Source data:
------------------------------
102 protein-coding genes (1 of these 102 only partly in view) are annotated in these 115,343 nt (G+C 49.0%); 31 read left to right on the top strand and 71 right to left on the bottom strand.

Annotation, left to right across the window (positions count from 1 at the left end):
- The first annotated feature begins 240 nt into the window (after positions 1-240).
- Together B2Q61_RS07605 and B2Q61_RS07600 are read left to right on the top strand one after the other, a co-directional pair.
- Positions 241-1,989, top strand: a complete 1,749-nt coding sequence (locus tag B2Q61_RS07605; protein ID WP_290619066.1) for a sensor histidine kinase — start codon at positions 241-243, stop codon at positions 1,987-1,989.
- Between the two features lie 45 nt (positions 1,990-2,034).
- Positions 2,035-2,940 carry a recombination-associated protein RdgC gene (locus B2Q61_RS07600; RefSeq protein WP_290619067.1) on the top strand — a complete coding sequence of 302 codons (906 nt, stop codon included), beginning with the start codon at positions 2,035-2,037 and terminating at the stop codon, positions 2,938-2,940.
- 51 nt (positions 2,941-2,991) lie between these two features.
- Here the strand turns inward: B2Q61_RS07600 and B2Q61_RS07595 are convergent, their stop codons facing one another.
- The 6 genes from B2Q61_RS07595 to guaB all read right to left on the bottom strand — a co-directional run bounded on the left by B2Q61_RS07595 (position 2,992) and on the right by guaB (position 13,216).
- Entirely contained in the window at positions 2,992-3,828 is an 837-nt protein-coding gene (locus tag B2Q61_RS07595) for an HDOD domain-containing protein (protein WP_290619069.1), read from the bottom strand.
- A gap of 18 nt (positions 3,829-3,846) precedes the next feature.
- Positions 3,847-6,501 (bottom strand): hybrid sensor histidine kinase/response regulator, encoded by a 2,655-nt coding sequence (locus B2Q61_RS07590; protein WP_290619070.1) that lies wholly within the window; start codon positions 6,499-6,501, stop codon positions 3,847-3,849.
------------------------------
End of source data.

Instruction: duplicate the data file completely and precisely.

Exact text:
102 protein-coding genes (1 of these 102 only partly in view) are annotated in these 115,343 nt (G+C 49.0%); 31 read left to right on the top strand and 71 right to left on the bottom strand.

Annotation, left to right across the window (positions count from 1 at the left end):
- The first annotated feature begins 240 nt into the window (after positions 1-240).
- Together B2Q61_RS07605 and B2Q61_RS07600 are read left to right on the top strand one after the other, a co-directional pair.
- Positions 241-1,989, top strand: a complete 1,749-nt coding sequence (locus tag B2Q61_RS07605; protein ID WP_290619066.1) for a sensor histidine kinase — start codon at positions 241-243, stop codon at positions 1,987-1,989.
- Between the two features lie 45 nt (positions 1,990-2,034).
- Positions 2,035-2,940 carry a recombination-associated protein RdgC gene (locus B2Q61_RS07600; RefSeq protein WP_290619067.1) on the top strand — a complete coding sequence of 302 codons (906 nt, stop codon included), beginning with the start codon at positions 2,035-2,037 and terminating at the stop codon, positions 2,938-2,940.
- 51 nt (positions 2,941-2,991) lie between these two features.
- Here the strand turns inward: B2Q61_RS07600 and B2Q61_RS07595 are convergent, their stop codons facing one another.
- The 6 genes from B2Q61_RS07595 to guaB all read right to left on the bottom strand — a co-directional run bounded on the left by B2Q61_RS07595 (position 2,992) and on the right by guaB (position 13,216).
- Entirely contained in the window at positions 2,992-3,828 is an 837-nt protein-coding gene (locus tag B2Q61_RS07595) for an HDOD domain-containing protein (protein WP_290619069.1), read from the bottom strand.
- A gap of 18 nt (positions 3,829-3,846) precedes the next feature.
- Positions 3,847-6,501 (bottom strand): hybrid sensor histidine kinase/response regulator, encoded by a 2,655-nt coding sequence (locus B2Q61_RS07590; protein WP_290619070.1) that lies wholly within the window; start codon positions 6,499-6,501, stop codon positions 3,847-3,849.